I’ll also add, if you find yourself wondering “am I drafting with idiots?” because of the apparently amazing value you’re getting on RB, then you might end up with the dunce cap later on. Inexperienced players may not know the “RB are gold” fantasy rule, so instead of the league draft going RB, RB, RB, RB (ad nauseam) the rookie owners start taking top QB, top WR, top TE. Maybe even a top K and DEF. These rooks surprisingly take you to the cleaners because while you were drafting “amazing value” backups at RB, they stocked their teams at other positions, won’t overpay trading for your backup RB later, and outscore you week after week. Sad, but true. I’ve seen It happen. Don’t outsmart yourself in cases like this.

Let’s run down the positions to consider adding from the 3.01 to 3.05 picks.

QB – Presumably Peyton Manning is already drafted, and not by you. The player most people are thinking about now is the one considered to have the best odds to beat Manning for the #1 QB spot by season’s end, Carson Palmer, with an ADP right in this area of the draft.If you really want a Tier 2 QB, then taking Palmer here looks about right, because all of Palmer’s similarly projected peers, Tom Brady, Drew Brees and Marc Bulger, are being drafted in the mid-3rd to mid-4th on average. That is your long turn, so you may not get any of them back with your 4th rounder.

Personally I really like Carson Palmer, but I would generally not draft him this year. Unless the first 2 rounds of the draft truly went according to my worst case scenario (all players taken that I like, left with scraps), there will be good choices at other positions I’d feel better about drafting first. Plus it is possible Bulger makes it back to the late 4th, and there is always Jon Kitna lasting to the 5th/6th (or later), Donovan McNabb and other “hold their own” choices (will be good enough at the QB position for you) much later.

RB or WR – Depending how RB obsessed and/or WR friendly your league is, you may have all of those choices at RB listed above in Round 3, or you could possibly have none of them. This could dictate what direction you go with your pick.

I’m going to recommend the tried and true, take the best player available strategy. If there are good WR that have slipped through the 2nd round, then grab them now. If there is a RB you are excited about still on the board, and you haven’t drafted 2 already, then go RB.

Let’s assume the first 19 picks were taken that we listed in the prior 2 rounds, down to Edgerrin James. Then Portis, Benson, Jones, Harrison and Holt make up the rest of Round 2. That leaves us with

  • Brandon Jacobs
  • Cadillac Williams
  • Deuce McAllister
  • Marshawn Lynch


  • Terrell Owens
  • Reggie Wayne
  • Roy Williams
  • Larry Fitzgerald

…and others of course. The thing is beyond Jacobs, the rest of those RB have a much later ADP than the value of your pick in the 3rd. This really looks like the WR round. If your league starts 2 RB and is not awarding a point-per-reception, then it is tough to justify coming out of this round with a RB-WR-WR roster.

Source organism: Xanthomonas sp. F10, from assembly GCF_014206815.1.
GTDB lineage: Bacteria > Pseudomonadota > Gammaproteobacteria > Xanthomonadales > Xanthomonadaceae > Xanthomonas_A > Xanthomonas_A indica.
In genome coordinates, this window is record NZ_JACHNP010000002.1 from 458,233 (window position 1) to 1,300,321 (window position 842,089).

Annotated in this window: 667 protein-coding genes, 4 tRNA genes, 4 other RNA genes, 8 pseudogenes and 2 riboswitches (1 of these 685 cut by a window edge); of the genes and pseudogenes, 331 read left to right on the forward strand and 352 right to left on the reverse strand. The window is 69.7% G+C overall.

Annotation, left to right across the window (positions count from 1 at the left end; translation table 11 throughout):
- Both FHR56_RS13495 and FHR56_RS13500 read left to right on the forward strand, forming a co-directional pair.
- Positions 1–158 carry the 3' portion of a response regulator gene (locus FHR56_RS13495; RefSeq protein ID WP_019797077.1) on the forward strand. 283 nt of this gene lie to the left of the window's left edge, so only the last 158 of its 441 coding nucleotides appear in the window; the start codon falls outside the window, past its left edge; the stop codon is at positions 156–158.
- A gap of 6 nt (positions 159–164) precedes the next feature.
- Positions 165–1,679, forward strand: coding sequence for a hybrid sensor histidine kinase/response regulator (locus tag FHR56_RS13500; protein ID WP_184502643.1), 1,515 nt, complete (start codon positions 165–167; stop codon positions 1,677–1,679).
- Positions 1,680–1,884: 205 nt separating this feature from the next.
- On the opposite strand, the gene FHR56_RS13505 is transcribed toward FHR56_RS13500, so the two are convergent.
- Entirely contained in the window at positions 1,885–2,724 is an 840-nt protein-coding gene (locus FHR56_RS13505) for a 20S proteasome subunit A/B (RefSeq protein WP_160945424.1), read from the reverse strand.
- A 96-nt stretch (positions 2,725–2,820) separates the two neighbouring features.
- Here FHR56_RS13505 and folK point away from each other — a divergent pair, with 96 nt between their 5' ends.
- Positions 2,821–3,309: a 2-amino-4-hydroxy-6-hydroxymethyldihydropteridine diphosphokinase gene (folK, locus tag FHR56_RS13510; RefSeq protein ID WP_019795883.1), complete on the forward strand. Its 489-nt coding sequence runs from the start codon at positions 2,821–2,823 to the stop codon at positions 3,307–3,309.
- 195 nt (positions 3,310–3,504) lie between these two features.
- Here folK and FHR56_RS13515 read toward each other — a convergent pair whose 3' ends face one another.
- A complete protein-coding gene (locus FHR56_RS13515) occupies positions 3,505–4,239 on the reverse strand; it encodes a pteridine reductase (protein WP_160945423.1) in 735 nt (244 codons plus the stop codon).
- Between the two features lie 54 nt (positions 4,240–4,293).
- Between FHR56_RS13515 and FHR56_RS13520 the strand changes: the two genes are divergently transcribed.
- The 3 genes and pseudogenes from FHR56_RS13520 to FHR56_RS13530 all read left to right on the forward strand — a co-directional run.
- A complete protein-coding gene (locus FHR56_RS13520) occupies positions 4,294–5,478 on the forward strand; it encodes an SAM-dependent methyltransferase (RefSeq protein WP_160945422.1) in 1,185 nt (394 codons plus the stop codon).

Really look at your 2nd and 3rd picks as a package deal. What pair of players can you take in these rounds to maximize your potential and minimize the risk? Maybe if you are just as confident in Reggie Wayne or Roy Williams as your #1 WR instead of Harrison, Holt or Owens, then back in the 2nd round, go against my earlier recommendation to take a WR. Take a RB instead or even Peyton Manning if he lasted that long. Actually, that sounds pretty good to me having a top tier player at each of 3 positions QB-RB-WR. This is where it really pays to know your league scoring and starting lineup. Can you get away with this, or are 2 RB a must? Make sure you know the answer to this before your 2nd round pick.

TE – Antonio Gates is still there, and my trigger finger is twitching. In the standard setup I’m using for this article though, I don’t pull the trigger. If it is point-per-reception, then I strongly consider it. Many wouldn’t, and instead will recommend getting value in a Vernon Davis or Jason Witten much later. I really like Davis and Witten myself, and they certainly will come at a lesser cost per fantasy point, if that is the way you want to assess value.

What Gates brings to the table though is what I like to call “premium points”. These are points that vault him into an elite tier all himself, that ultimately are worth more because of the separation they create from all other players at his position. You have to pay extra for those. It may very well be worth it.

Will another TE put up points similar to Gates? Possible. Is Gates guaranteed to finish as the #1 TE this season? The only guarantee in fantasy football is that there are no guarantees. However, Gates offers a unique combination of premium points and at the same time is an extremely safe pick, offering more certainty he will hit his projected numbers and be a positive force in your lineup than a Brandon Jacobs or Cadillac Williams.

The safety of Gates is very similar to Peyton Manning. A rock solid, worry free piece of the puzzle. The difference for me though, which is why I’m shying away from Manning a little in this article, is I don’t see the same premium points potential from him. (Not to mention you’re unlikely to get Manning from one of these draft slots.) I can see I’m going to have to expand on this premium points idea some time. Getting back on track though, in non-PPR, Gates = no. In PPR, Gates = very possible.

Rounds 4 and 5

Here are some possible rosters you’ve acquired through 3 rounds:

Team A Team B Team C Team D